When the federal rules were revised in 2010, the old Rule 56(f) became Rule 56(d). The rule had required that a party seeking protection from premature summary judgment file an affidavit stating that discovery was outstanding. But under Snook, that has not been required in the Eleventh Circuit:
In this Circuit, a party opposing a motion for summary judgment need not file an affidavit pursuant to Rule 56(f) of the Federal Rules of Civil Procedure in order to invoke the protection of that Rule. In Littlejohn, the court "[o]ut of an abundance of caution and to prevent a possible injustice," held that an affidavit was not required to invoke the protection of Rule 56(f). 483 F.2d at 1146. The court concluded that "the written representation by [plaintiff's] lawyer, an officer of the court, is in the spirit of Rule 56(f) under the circumstances. Form is not to be exalted over fair procedures.
As bad as our lawyers were, they did the bare minimum to invoke the rule's protection and ensure that we did not get railroaded into premature summary judgment. But Kallon railroaded us anyway. He clearly did not want to see the debt collectors forced to turn over documents that would have proved how they routinely violate the law--not only in our case, but against thousands of other consumers.
* Abuse Allowed--Section 1692d(2) of the FDCPA states that "a debt collector may not engage in any conduct the natural consequence of which is to harass, oppress, or abuse" the hearer.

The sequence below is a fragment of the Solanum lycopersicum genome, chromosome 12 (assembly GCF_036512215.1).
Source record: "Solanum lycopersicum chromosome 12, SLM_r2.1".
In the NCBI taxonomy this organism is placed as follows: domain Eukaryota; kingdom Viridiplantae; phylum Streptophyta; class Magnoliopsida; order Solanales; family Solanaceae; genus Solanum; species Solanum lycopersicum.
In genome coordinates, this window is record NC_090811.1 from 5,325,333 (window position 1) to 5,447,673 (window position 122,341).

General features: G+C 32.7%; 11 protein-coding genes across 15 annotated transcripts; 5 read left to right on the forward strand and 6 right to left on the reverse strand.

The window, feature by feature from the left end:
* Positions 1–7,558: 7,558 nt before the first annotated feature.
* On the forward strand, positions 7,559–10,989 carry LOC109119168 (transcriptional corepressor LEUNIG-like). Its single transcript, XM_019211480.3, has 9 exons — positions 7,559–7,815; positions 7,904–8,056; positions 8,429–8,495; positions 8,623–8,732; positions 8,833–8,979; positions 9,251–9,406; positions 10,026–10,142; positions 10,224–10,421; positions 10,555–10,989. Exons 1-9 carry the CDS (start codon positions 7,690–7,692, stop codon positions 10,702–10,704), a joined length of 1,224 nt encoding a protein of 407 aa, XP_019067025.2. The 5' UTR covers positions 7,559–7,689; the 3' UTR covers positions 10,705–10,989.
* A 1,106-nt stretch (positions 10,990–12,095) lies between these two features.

Tape-recorded evidence showed that Ingram representative Jann Blalock referred to me "playing any schemes." When I stated that a lawyer, including Angie Ingram, has a duty to report misconduct involving a member of the bar, Blalock said, "Have you pulled this with every lawyer that represented someone that you owed a debt to?"
Another Ingram rep, Tracy Mize, referred to me conducting "a witch hunt."
But that only touches on the abuse and harassment we experienced from Ingram. Under Section 1692(d), a debt collector may not communicate with any third party about an alleged debt other than to seek location information. It's undisputed that Mrs. Schnauzer was not a party to the alleged debt, and yet Tracy Mize spent roughly an hour talking to my wife, asking numerous questions about our personal finances, and winding up with 14 pages of notes.
Here are Jann Blalock's words from a phone conversation with me:
I probably have 14 pages of notes on your account right now at this time. Okay, the first time that I got involved with it was last night when your wife went absolutely hysterical.